Iraqi troops are still fighting a pitch battle to regain control of two key cities from militants linked to al Qaeda.
In Ramadi, military anti-terrorist teams have been engaged in street fighting with army forces reluctant to enter residential areas.
At least eight people were killed and 30 others wounded in Fallujah as Iraqi troops shelled rebel positions.
A mixture of Sunni Islamist and tribal forces are dug into Ramadi and the western region’s other main city, Fallujah. The seizure on Monday of territory is the first time in years that Sunni insurgents have taken effective control of the region’s most important cities.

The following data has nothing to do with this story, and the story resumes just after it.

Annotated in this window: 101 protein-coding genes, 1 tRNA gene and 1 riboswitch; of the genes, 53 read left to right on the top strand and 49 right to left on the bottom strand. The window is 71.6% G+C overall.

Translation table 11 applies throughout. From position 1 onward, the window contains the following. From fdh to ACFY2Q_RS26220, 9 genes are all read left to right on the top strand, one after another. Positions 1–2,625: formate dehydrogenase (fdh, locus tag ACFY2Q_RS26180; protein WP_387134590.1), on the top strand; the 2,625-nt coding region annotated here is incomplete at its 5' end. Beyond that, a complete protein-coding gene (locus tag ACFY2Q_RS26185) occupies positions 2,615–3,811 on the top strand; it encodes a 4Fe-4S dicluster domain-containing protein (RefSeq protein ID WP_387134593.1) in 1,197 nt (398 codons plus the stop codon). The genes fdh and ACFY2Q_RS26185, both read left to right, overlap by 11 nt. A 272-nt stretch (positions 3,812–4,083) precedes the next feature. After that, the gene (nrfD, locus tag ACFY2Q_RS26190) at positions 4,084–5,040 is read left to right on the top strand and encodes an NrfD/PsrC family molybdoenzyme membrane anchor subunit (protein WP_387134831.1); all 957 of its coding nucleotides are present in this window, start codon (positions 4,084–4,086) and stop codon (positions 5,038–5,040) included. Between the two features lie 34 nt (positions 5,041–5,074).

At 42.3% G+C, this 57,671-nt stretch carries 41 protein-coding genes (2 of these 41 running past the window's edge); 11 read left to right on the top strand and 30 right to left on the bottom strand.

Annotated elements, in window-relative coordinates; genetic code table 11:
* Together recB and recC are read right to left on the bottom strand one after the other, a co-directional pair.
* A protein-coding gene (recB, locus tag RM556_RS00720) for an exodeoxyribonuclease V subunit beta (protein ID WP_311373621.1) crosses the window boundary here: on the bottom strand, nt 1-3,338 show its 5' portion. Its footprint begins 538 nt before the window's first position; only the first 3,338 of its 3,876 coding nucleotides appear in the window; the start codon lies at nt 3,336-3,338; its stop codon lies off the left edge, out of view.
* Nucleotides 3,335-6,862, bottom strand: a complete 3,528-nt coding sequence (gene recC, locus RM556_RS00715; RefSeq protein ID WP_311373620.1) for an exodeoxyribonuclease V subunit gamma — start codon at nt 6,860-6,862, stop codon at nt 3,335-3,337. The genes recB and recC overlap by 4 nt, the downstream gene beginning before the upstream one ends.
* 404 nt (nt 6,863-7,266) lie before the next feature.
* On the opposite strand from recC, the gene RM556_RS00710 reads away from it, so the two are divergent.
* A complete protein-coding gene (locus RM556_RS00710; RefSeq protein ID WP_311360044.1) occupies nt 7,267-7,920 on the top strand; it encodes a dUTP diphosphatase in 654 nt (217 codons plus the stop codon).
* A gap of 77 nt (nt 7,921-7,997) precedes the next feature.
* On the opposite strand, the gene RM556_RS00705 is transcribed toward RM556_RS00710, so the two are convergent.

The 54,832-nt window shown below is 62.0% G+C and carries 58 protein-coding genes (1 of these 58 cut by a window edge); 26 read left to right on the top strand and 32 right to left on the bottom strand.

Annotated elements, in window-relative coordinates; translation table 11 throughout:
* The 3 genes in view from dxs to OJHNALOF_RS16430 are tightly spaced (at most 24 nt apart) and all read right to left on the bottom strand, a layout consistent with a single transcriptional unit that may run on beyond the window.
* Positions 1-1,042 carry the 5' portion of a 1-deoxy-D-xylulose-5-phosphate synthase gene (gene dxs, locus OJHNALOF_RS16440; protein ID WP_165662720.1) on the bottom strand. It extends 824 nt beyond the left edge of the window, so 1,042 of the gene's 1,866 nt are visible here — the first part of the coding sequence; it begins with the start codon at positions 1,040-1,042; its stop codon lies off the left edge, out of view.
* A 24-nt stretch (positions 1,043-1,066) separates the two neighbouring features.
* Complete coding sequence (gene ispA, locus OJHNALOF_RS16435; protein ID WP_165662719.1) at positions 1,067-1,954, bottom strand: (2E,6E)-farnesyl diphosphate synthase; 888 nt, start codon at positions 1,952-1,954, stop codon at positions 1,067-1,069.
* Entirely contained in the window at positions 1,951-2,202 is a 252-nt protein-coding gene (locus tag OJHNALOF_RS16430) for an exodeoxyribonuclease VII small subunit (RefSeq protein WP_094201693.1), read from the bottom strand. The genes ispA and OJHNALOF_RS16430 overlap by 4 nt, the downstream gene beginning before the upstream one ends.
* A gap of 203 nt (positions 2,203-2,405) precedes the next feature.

The army said it controlled the entrance to Fallujah and were gearing up for strikes against the militants in both cities.
“We prefer not to attack now, as the militants have been deployed among the families,” said Sameer al-Shwiali, media adviser to the commander of the anti-terrorist squad.
The escalating tension shows that the civil war in Syria, where mostly Sunni rebels are battling President Bashar al-Assad, is spilling over to Iraq and threatening its delicate sectarian balance.
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